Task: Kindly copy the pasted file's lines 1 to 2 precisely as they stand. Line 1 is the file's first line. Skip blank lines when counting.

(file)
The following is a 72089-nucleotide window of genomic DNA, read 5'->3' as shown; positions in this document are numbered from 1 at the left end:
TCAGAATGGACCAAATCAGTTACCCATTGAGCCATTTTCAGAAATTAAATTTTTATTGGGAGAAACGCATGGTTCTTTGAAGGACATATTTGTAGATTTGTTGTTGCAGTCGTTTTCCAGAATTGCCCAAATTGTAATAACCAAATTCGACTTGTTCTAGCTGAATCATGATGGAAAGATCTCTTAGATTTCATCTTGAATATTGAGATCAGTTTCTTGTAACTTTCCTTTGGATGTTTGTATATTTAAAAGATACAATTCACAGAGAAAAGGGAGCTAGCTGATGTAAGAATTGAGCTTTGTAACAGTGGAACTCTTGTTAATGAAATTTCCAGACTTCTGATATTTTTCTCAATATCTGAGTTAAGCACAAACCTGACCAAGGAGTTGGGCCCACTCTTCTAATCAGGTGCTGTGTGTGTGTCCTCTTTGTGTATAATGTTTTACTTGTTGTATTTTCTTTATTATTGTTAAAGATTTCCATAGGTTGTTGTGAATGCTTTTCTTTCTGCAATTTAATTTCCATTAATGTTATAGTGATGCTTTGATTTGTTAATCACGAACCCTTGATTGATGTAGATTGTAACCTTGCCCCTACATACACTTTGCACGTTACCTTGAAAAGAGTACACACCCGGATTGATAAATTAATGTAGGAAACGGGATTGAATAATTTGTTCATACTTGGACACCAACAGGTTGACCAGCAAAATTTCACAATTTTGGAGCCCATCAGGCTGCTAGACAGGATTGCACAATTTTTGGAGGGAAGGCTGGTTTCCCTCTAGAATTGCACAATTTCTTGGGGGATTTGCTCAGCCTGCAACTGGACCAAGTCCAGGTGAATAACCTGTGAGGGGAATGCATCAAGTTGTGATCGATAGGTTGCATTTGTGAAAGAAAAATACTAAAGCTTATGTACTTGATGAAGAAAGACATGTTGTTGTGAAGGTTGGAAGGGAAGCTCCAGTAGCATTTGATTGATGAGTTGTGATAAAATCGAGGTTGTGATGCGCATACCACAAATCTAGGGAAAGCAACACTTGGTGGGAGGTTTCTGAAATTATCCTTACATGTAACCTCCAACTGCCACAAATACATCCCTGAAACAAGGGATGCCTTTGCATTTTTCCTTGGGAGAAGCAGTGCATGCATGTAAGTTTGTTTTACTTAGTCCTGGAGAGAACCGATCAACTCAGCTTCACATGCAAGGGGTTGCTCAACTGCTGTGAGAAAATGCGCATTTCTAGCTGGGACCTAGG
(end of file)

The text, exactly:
The following is a 72089-nucleotide window of genomic DNA, read 5'->3' as shown; positions in this document are numbered from 1 at the left end:
TCAGAATGGACCAAATCAGTTACCCATTGAGCCATTTTCAGAAATTAAATTTTTATTGGGAGAAACGCATGGTTCTTTGAAGGACATATTTGTAGATTTGTTGTTGCAGTCGTTTTCCAGAATTGCCCAAATTGTAATAACCAAATTCGACTTGTTCTAGCTGAATCATGATGGAAAGATCTCTTAGATTTCATCTTGAATATTGAGATCAGTTTCTTGTAACTTTCCTTTGGATGTTTGTATATTTAAAAGATACAATTCACAGAGAAAAGGGAGCTAGCTGATGTAAGAATTGAGCTTTGTAACAGTGGAACTCTTGTTAATGAAATTTCCAGACTTCTGATATTTTTCTCAATATCTGAGTTAAGCACAAACCTGACCAAGGAGTTGGGCCCACTCTTCTAATCAGGTGCTGTGTGTGTGTCCTCTTTGTGTATAATGTTTTACTTGTTGTATTTTCTTTATTATTGTTAAAGATTTCCATAGGTTGTTGTGAATGCTTTTCTTTCTGCAATTTAATTTCCATTAATGTTATAGTGATGCTTTGATTTGTTAATCACGAACCCTTGATTGATGTAGATTGTAACCTTGCCCCTACATACACTTTGCACGTTACCTTGAAAAGAGTACACACCCGGATTGATAAATTAATGTAGGAAACGGGATTGAATAATTTGTTCATACTTGGACACCAACAGGTTGACCAGCAAAATTTCACAATTTTGGAGCCCATCAGGCTGCTAGACAGGATTGCACAATTTTTGGAGGGAAGGCTGGTTTCCCTCTAGAATTGCACAATTTCTTGGGGGATTTGCTCAGCCTGCAACTGGACCAAGTCCAGGTGAATAACCTGTGAGGGGAATGCATCAAGTTGTGATCGATAGGTTGCATTTGTGAAAGAAAAATACTAAAGCTTATGTACTTGATGAAGAAAGACATGTTGTTGTGAAGGTTGGAAGGGAAGCTCCAGTAGCATTTGATTGATGAGTTGTGATAAAATCGAGGTTGTGATGCGCATACCACAAATCTAGGGAAAGCAACACTTGGTGGGAGGTTTCTGAAATTATCCTTACATGTAACCTCCAACTGCCACAAATACATCCCTGAAACAAGGGATGCCTTTGCATTTTTCCTTGGGAGAAGCAGTGCATGCATGTAAGTTTGTTTTACTTAGTCCTGGAGAGAACCGATCAACTCAGCTTCACATGCAAGGGGTTGCTCAACTGCTGTGAGAAAATGCGCATTTCTAGCTGGGACCTAGG